To get going, wakesurfers sit in the water with their feet on a short surfboard and grip a rope tied to the boat. The boat accelerates and pulls the rider up onto an edge of the wake. The rider then drops the rope and surfs like he’s at Malibu Beach. Surfers can ride as long as the boat can go.

Wakesurfing boats have an inboard motor with the propeller tucked away from the surfer. Onboard mechanisms pump hundreds or thousands of pounds of water into ballast tanks that weigh down the boat and augment the wake. One manufacturer even makes a remote control that surfers can thumb to adjust the wake’s height and length.

Wakesurfing helped revive the ski-boat industry after the recession, says Jay Povlin, vice president of sales and marketing for Vonore, Tenn.-based MasterCraft. Nationwide, sales of boats used for wakesurfing and similar watersports rose 14.6% last year, outpacing the 8.5% increase of boat sales overall, according to research firm Statistical Surveys Inc.

Wakesurfing boats sell for about $50,000 to $180,000.

Among wakesurfing’s converts is John Mess, a 33-year-old sales consultant in Battle Lake, Minn. Mr. Mess suffered four concussions during two decades of wakeboarding, in which a rider strapped onto a short board is pulled behind a speedboat. In that sport, he says, a fall onto water whizzing past at more than 20 miles an hour felt like hitting concrete. He tried wakesurfing a few years ago and got hooked.

“You’re standing a few feet from the back of the boat, you can hear the music, your friends throw you a beer,” he says.

Zach Routt learned to surf while living in the San Francisco Bay Area. He moved to South Dakota for college and now teaches wakesurfing at Pactola Reservoir, 30 miles north of Mount Rushmore. The main differences between wakesurfing and regular surfing are the lack of a need to paddle out to a wave and the elevation: for Mr. Routt, it’s 4,600 feet versus, well, sea level.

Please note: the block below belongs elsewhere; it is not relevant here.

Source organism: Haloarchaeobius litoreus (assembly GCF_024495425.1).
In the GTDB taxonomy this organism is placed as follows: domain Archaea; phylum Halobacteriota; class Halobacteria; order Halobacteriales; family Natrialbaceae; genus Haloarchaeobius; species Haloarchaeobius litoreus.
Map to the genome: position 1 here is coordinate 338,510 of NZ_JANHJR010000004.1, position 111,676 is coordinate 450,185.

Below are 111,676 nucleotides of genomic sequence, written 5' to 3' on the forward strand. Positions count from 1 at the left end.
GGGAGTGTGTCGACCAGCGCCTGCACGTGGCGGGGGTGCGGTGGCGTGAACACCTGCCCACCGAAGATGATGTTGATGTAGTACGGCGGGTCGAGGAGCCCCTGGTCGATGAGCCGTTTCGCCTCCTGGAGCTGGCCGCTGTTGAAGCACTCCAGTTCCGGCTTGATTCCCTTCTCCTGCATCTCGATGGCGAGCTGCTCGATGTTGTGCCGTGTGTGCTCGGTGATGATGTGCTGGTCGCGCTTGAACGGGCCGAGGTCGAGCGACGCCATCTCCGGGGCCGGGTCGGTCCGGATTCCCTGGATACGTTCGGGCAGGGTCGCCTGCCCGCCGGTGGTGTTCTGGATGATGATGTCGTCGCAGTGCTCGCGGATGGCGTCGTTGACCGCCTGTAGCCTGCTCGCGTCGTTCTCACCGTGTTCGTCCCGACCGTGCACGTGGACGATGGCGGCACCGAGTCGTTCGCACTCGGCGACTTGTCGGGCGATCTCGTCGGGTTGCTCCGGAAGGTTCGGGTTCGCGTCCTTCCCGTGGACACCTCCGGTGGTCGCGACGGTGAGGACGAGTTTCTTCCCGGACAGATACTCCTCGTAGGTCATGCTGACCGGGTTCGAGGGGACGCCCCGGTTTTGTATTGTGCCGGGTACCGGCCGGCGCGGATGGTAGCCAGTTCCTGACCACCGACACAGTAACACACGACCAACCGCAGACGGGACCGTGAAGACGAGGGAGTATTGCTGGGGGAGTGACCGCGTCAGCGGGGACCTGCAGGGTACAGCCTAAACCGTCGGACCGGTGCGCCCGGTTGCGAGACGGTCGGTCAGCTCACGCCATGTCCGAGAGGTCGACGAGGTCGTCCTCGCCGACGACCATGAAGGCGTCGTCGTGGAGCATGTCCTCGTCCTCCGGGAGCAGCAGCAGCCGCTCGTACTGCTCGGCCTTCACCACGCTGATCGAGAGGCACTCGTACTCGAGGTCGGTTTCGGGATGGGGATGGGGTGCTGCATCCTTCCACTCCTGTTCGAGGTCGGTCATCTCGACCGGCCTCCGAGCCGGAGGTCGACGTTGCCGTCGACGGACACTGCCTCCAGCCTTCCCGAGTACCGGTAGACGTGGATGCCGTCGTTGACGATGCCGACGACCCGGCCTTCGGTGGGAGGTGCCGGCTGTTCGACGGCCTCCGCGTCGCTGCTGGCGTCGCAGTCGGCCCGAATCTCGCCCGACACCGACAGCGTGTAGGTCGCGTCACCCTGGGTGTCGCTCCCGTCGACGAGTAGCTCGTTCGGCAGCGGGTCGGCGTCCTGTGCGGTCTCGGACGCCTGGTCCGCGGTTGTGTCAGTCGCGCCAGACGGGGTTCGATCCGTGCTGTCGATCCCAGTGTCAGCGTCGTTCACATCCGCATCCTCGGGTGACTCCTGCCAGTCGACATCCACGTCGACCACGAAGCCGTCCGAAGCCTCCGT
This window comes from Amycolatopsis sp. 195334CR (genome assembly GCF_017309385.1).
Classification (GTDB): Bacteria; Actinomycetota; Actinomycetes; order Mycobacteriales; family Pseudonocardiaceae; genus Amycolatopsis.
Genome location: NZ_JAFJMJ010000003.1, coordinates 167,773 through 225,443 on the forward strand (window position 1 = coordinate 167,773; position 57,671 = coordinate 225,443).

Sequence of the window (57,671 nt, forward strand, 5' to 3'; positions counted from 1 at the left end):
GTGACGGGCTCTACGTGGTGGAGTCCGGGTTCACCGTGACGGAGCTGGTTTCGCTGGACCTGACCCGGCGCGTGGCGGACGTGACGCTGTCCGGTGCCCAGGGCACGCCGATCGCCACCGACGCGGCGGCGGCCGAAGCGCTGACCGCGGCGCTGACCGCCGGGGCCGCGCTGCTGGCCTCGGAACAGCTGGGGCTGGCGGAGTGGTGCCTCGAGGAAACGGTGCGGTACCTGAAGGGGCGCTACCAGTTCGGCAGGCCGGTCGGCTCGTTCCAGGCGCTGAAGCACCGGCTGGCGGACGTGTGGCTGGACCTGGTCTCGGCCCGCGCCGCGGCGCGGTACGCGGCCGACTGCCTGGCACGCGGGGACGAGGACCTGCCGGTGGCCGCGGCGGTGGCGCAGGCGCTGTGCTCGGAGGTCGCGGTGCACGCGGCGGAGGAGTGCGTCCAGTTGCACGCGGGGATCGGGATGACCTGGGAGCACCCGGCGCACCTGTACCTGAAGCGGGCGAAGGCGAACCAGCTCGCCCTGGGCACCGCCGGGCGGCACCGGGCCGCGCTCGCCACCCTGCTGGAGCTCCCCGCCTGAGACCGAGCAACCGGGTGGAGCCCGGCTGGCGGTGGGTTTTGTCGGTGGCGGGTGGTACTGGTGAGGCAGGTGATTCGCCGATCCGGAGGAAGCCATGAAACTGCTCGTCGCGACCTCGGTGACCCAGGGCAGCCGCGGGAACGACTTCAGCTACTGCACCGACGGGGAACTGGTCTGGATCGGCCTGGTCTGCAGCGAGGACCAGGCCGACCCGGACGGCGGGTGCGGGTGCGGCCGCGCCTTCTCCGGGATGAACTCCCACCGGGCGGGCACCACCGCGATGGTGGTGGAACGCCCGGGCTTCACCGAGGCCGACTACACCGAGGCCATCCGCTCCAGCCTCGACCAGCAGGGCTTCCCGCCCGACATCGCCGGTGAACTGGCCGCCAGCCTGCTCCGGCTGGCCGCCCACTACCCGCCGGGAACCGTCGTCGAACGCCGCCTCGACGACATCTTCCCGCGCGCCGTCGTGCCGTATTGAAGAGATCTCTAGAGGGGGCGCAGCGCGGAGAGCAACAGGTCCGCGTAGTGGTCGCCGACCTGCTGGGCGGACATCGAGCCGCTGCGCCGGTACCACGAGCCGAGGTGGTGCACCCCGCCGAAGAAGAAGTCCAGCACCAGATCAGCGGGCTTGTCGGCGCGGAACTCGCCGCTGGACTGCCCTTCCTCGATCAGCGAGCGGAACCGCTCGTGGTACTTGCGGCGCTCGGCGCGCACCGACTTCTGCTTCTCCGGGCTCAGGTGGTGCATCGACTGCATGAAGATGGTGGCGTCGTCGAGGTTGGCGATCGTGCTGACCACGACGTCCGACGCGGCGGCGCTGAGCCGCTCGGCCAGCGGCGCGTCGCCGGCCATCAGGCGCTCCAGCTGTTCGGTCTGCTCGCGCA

“It is up in the mountains, so the scenery on it is absolutely stunning,” Mr. Routt says. “The water is crystal clear.”

The views are interrupted only by occasional obscene gestures from fishermen. “They like perfectly calm water,” he says.

More than 1,000 miles south in Austin, Texas, Clint Smith and his fellow instructors at Shred Stixx Wakesurf School are booked for nearly the entire summer. People come from as far away as Canada and Japan and pay the company $125 an hour to wakesurf on Lake Austin, he says.

“There is a very defined surf culture in Austin, Texas,” even though it is landlocked, Mr. Smith says. “There’s a lot of southern California transplants.”

Two years ago, a local task force considered limiting some activities on Lake Austin, including wakesurfing, over concerns about shoreline erosion and public safety. The group let it continue, but Austin officials plan to undertake a study of the lake’s waves in 2017, says Chris Herrington, who manages the city’s water-resource evaluation.

In Idaho, letters from the state’s highest-ranking politicians opposed the boat limits.

“There’s nothing quite like surfing on a glassy Idaho lake with views of the Rocky Mountains all around,” Raúl Labrador, U.S. representative of Idaho’s first district, wrote in an email.

A spokesman for C.L. “Butch” Otter says the Idaho governor only has surfed on ocean waves but says wakesurfing looks like a “fun, healthy activity.”

Even with the Idaho victory, the wakesurfing boat lobby isn’t idling. The Water Sports Industry Association hired Clifford Goudey, a former U.S. Coast Guard officer and Massachusetts Institute of Technology-educated consultant, to gather data.

He spent a recent week on lakes in Orlando, Fla., measuring the wakes of wakesurfing-type boats as they passed electronic sensors. Within a few months he will present findings to the WSIA about how wakesurfing boats affect shorelines, compared with factors like other boating activities and wind.

“We need to have our ducks in a row next time these boats are challenged,” Mr. Harrison, the Idaho boat-store manager, says.